2. Every single person in America on Government assistance is there because they want to be and are too lazy to work. They could all go out and get jobs if they wanted to.
    3. There are no jobs in America and this is entirely Obama’s fault.
    4. At no time shall I attempt to reconcile points 2 and 3 because it will give me a headache. 
    5. All brown people either want to kill us, take our jobs, or steal our women. 
    6. There should be prayer in public schools but only if the prayer is offered by a decent, god fearing, anglo saxon, protestant (Catholic prayers may be acceptable after review.)
    7. Abstinence is the only acceptable type of sex education because everyone knows that teenagers will not have sex if you tell them not to. 
    8. The tax system should be structured to put more money in the pockets of rich people because if the last 20 years have taught us anything it’s that large corporations will always reinvest profits to create more jobs and would never think of pumping obscene amounts of money into management bonuses for people who already have seven figure incomes. 
    9. We’ve had so much fun in Iraq and Afghanistan that we should immediately invade Iran, because good things always come in threes. 
    10. We believe strongly in the sanctity of human life, and abortion, for any reason, should be outlawed.
    11. However, once the child is born, we are not interested in helping provide it with food, shelter, or an education because the child could go out and get a job if it only wanted too (see point #2.)
    12. We will become interested in this child again once it turns 18 and is eligible to go shoot brown people (see point #5.)
    13. The sanctity of human life does not apply to death row inmates with IQ’s of less than 70. 
    14. Every person in America should have their own rocket propelled grenade launcher, unless of course, that person is brown (see point #5 again.)
    15. We believe global warming is a hoax and our team of scientists currently sitting on the beach having a cold one on the North Pole can prove it. 
    16. Evolution is of the devil. People did not come from monkeys even if John Boehner does resemble a red faced baboon when he gets mad. 
    17. All gay people should be put in re-education camps and fed a diet consisting only of Chick-fil-a sandwiches until they go insane or repent 
    18. Finally, the concept of separation of church and state is a misunderstanding of the constitution. After all, control of the government by religious factions has worked so well for other countries like Iran and Iraq. 

    I think that about covers it unless I’ve forgotten something about how leash laws should apply to strapping your dog to the roof of your car.  

    I’m ready to go take my Republican test and get my voter card!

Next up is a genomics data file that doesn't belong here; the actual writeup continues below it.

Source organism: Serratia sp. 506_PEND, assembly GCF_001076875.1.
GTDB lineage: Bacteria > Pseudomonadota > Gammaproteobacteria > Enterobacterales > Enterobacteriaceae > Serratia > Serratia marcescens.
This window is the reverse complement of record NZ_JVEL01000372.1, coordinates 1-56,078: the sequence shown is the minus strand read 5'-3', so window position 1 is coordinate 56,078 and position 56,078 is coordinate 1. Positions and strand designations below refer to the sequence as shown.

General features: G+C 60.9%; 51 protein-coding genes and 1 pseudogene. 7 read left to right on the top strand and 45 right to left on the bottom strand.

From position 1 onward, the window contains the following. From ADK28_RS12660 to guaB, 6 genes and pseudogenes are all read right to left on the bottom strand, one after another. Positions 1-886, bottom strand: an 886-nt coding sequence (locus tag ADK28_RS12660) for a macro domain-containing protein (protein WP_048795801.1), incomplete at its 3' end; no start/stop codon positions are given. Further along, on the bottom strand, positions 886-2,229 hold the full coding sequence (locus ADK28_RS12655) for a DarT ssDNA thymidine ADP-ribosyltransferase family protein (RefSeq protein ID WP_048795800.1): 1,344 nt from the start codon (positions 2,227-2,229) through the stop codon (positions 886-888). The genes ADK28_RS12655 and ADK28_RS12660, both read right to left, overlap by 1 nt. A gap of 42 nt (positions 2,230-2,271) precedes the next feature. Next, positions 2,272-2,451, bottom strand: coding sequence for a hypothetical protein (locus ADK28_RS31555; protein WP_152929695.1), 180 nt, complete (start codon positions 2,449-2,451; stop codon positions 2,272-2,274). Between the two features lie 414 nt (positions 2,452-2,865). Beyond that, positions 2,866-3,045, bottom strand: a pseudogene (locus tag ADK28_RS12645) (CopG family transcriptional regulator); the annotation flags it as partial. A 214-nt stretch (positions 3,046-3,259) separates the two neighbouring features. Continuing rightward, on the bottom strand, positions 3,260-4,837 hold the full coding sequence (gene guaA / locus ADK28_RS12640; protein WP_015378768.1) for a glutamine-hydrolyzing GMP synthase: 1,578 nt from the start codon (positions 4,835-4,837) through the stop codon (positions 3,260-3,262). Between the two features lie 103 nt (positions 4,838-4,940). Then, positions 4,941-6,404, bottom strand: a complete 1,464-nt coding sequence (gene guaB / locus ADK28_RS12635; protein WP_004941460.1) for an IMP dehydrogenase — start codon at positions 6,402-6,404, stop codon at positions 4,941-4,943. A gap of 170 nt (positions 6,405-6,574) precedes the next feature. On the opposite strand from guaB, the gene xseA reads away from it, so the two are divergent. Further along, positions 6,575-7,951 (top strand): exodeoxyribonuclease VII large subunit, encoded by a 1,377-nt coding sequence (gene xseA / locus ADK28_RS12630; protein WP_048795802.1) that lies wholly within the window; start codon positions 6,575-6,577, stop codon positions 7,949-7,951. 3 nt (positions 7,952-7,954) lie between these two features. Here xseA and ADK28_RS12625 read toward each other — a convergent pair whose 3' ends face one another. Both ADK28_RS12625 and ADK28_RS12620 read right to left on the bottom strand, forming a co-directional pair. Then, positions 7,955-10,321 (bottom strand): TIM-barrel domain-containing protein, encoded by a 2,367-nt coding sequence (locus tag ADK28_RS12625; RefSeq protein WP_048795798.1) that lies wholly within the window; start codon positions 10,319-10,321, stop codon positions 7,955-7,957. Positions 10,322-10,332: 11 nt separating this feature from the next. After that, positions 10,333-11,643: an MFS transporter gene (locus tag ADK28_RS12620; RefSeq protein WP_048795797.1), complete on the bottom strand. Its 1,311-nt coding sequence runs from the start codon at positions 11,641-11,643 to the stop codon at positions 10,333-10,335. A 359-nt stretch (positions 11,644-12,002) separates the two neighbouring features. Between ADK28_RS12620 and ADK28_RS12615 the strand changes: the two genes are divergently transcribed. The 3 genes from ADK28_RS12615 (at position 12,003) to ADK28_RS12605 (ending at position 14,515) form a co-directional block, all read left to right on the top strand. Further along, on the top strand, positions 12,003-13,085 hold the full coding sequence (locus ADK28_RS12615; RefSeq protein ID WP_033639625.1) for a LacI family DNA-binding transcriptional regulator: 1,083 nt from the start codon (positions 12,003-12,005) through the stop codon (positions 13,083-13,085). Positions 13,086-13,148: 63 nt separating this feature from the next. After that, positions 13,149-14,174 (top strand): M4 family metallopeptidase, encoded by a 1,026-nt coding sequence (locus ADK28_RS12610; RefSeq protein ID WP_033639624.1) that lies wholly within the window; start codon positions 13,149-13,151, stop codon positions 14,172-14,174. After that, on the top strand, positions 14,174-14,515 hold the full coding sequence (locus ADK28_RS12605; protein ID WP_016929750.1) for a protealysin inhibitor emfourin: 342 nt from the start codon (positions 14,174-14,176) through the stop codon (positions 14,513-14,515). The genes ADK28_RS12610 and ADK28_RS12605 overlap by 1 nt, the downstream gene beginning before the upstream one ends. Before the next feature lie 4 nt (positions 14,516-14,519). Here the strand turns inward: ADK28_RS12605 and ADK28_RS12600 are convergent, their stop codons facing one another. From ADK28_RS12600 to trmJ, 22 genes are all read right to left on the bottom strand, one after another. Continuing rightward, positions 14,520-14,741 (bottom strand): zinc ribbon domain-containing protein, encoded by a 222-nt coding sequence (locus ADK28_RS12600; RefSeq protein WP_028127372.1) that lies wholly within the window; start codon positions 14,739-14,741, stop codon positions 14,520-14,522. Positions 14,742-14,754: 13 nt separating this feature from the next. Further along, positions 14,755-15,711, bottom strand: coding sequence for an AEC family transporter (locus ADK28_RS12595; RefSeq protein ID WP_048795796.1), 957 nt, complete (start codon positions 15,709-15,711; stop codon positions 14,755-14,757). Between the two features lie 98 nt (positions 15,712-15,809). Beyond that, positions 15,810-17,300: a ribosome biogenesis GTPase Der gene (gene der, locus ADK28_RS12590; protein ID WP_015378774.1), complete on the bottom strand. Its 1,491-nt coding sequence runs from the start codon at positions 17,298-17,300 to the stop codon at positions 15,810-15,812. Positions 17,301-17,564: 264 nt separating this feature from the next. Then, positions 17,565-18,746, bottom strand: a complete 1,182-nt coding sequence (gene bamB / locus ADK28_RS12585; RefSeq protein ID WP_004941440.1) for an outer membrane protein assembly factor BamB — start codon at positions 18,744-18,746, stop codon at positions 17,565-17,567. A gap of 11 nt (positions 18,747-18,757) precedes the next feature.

Shit! I can’t find my ID! 


August 7, 2012

  • Xanga, what happened to you? And why am I letting you turn me into a homicidal maniac?


    I joined Xanga back in 2004 when dinosaurs roamed the earth and Dan the Theologian didn’t exist (well, technically, I’m sure he existed as a person, but he hadn’t yet become the Justin Beiber of the blogosphere.) It was a lovely time. There were flowers in the meadow, birds sang a happy tune, and everyone on Xanga held hands and sang “Kum-ba-yah.” I had many friends here; wonderful, snarky, smart, irreverent people who were pleasant and funny and a joy to converse with. Xanga made me happy. 

    I primarily posted silly stuff about topics as diverse as ass acne, midget strippers, and why “Kum-and-Go” is the worst name for a convenience store chain ever. I approached these subjects with all of the maturity and decorum one would expect from any group of 13 year old males in a locker room. I did post often about politics and religion but it was always in a humorous vein with just enough bite to make a point without being (overly) offensive. 

    I realize I’m a weird duck when it comes to politics and religion. I am a former Southern Baptist Pastor who graduated from Bible College and Seminary. I was the ultimate hard-core Republican. I made Rush Limbaugh look like a Marxist. I was in the ministry full time for many years, but as the years rolled by I slowly began to realize that many of the things I believed in simply didn’t hold water (at least for me.) One day, as I was walking down the Damascus Road, Al Franken appeared to me in a vision and ask me why I was persecuting Democrats. That was my conversion moment. I left full time ministry and made my way in the business world. I joined the Disciples of Christ denomination and took a part time job as the Pastor for Worship and Arts at a small church here in Tulsa. We are one very small step away from being Unitarians. I’m now a Universalist when it comes to my religious philosophy and I’ve gone from being a hard-core Republican to being a Democrat so liberal that I make Nancy Pelosi and Harry Reid uncomfortable.